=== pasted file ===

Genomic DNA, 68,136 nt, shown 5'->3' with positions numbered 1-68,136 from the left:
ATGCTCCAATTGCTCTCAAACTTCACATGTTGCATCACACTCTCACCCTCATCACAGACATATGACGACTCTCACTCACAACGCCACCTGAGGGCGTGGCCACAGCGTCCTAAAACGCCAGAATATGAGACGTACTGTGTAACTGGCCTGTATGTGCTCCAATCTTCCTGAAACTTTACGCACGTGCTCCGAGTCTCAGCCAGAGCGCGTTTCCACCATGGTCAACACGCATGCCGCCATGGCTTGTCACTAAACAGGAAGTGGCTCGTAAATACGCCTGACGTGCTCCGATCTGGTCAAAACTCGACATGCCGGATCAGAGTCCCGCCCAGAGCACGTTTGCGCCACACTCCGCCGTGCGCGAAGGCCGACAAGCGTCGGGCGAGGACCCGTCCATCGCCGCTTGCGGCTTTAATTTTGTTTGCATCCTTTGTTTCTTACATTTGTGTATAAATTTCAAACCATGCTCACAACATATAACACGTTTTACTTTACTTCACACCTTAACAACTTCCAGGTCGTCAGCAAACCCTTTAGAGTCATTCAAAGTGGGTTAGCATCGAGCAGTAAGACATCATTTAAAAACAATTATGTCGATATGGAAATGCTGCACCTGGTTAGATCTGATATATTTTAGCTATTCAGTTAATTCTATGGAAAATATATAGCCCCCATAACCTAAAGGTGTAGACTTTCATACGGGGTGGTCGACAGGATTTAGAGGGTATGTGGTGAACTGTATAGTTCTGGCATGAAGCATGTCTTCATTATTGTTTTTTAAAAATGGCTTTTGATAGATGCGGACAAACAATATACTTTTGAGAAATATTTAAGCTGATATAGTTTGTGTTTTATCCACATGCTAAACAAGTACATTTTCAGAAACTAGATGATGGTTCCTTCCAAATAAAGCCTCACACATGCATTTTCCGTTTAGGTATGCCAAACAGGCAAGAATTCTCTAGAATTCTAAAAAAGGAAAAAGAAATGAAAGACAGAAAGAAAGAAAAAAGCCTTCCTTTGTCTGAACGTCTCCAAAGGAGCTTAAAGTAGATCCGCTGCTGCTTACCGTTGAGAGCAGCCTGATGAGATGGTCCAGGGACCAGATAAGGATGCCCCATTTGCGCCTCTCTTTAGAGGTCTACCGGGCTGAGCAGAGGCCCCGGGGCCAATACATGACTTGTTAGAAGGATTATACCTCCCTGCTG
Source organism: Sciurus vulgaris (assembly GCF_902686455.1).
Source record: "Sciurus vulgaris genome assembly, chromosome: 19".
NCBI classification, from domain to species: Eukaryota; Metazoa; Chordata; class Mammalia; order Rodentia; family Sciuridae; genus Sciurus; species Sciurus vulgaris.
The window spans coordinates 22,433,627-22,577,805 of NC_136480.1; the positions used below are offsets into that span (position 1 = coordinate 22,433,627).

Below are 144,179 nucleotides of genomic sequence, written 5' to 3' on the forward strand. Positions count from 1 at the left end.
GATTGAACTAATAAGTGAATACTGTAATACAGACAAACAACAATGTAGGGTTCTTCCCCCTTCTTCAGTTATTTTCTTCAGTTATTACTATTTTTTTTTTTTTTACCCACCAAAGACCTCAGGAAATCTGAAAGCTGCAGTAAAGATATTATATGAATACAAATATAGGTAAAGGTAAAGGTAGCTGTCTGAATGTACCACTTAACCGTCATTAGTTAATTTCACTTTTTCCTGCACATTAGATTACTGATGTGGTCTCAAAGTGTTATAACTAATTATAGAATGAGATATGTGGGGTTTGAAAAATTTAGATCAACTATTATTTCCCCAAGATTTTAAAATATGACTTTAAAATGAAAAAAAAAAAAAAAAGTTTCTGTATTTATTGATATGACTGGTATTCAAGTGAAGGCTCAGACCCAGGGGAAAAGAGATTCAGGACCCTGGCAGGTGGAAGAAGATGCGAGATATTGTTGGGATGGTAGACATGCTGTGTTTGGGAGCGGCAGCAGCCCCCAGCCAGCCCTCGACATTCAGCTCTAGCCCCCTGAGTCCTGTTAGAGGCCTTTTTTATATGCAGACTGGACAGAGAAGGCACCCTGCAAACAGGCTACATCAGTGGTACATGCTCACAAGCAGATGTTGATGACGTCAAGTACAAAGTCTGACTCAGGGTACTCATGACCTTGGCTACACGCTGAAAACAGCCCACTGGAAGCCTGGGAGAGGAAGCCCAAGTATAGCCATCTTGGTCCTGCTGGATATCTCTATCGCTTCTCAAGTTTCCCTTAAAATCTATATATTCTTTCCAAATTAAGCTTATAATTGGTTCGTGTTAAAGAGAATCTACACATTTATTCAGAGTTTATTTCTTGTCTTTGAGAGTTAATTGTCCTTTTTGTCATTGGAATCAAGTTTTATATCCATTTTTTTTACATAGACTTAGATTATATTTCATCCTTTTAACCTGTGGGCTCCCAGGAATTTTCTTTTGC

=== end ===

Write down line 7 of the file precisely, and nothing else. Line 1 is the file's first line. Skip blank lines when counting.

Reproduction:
Below are 144,179 nucleotides of genomic sequence, written 5' to 3' on the forward strand. Positions count from 1 at the left end.